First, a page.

Anyone who has tried to win an Ebay auction will tell you that it's almost impossible. No matter how hard you try to get your highest bid in at the last second, someone else outbids you instantly.
This article will show you how others are beating your bids automatically, and how you can always win an Ebay auction.
Things You Will Need
This article assumes that you have already set up your Ebay account and are currently able to bid on auctions.
The reason you are being outbid automatically is that someone else has learned to use Ebay's "bidding by proxy" system and you haven't.
Bidding by proxy means that Ebay is making bids automatically on the user's behalf. What most people do is they bid in small increments manually, in the hopes that their last bid is going to be highest.
There is no need to do that. What you have to do as a bidder is be fully prepared to bid the maximum amount that you believe the item is worth. You bid that amount once.
I know what you're thinking, "But Dr. Crystal, I don't want to pay that much for the item. I want to get the best price possible!". Don't worry Skippy, you might just get that item for a lot less than you think. Bidding by proxy means that Ebay will automatically bid on your behalf using only the smallest increments possible to allow you to beat the next closest bidder. Read that statement again because it's golden!
So how does that work exactly? Here's an example:
Let's say you are bidding on a Doodle. Not just any Doodle, though - you're bidding on the limited-edition super-rare 1963 Doodle. You want it and you know you will never see this item for sale again!
The current bid is $5 and there are 2 minutes left in the auction! This Doodle is easily worth $100! What do you do? Most novice Ebay bidders would bid in $1 increments, nervously refreshing the auction, hoping that their futile clicks will somehow result in a win. They don't stand a chance!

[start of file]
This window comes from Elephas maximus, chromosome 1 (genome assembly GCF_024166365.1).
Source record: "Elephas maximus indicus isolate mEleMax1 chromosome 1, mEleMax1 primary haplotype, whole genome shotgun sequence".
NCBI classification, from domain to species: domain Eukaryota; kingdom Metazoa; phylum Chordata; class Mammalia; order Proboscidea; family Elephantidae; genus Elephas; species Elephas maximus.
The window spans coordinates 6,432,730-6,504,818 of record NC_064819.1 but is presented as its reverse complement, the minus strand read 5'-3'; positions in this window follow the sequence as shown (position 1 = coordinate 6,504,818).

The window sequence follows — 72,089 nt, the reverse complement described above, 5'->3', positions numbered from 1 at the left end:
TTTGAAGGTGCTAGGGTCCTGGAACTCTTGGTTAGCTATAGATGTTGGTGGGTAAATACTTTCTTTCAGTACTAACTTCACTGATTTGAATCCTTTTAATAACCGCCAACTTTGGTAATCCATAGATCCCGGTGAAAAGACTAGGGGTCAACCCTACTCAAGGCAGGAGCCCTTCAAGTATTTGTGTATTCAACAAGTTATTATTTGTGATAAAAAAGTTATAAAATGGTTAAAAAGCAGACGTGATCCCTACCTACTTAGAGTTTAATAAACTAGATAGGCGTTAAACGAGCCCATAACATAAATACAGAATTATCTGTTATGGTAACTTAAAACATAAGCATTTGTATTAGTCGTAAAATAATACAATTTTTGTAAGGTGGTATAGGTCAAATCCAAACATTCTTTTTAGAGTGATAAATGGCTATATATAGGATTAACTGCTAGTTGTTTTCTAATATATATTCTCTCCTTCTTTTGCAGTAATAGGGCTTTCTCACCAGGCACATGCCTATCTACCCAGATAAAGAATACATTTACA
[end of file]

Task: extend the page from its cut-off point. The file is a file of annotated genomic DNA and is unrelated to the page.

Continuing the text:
You on the other hand, have learned the secrets of bidding by proxy, and are about to snipe your first auction. You go ahead and bid the maximum amount that you are prepared to bid. In this case $100.
Ebay automatically makes you the highest bidder at that moment, but only at $6. Why is that? Once again, Ebay is bidding for you automatically. You have to told it to do so, by putting in your maximum bid right away. Others will try to outbid you. You will see the price of the item go up quickly, as other Ebay novices try to increase the bids $1, $2 or maybe even $5 at a time.
All you have to do is sit there and watch, while the Ebay novices click away in frustration wondering how you could be outbidding them so quickly! But it's too late. The two minutes are up, and in our hypothetical auction four other novices drove the price up to $25 in a mad drive. As the auction expired, Ebay automatically outbid them on your behalf by one dollar. You win the item at $26, and a small group of Ebay novices scattered throughout the land curse your Ebay handle whilst pounding their keyboards with their little fists.
Once again, you win. Flawless victory!
I know what you're thinking, "Great, so what if another user is also bidding by proxy?"
That is when you have to use Ebay Jedi mind tricks. You see, they have most likely also come to the conclusion that the super rare Doodle is worth $100 and have already bid that amount as their maximum. Ebay will be automatically bidding for them up to that amount. Knowing that, you bid $101 as your maximum. Better yet - bid $102. Now you're cooking.
I also recommend bidding as late in the auction as possible. Remember, some people have nothing better to do than to bid $1 increases one after the other. No sense giving them days, hours or even minutes to do so. Sneak your maximum bid in only once, and only at the last 15 seconds of the auction. that usually is enough to beat the others.
Want to always win? No problem. Just bid a ridiculously high bid. An amount that nobody in their right mind would pay for the item. Then increase it by $1 - just in case.Array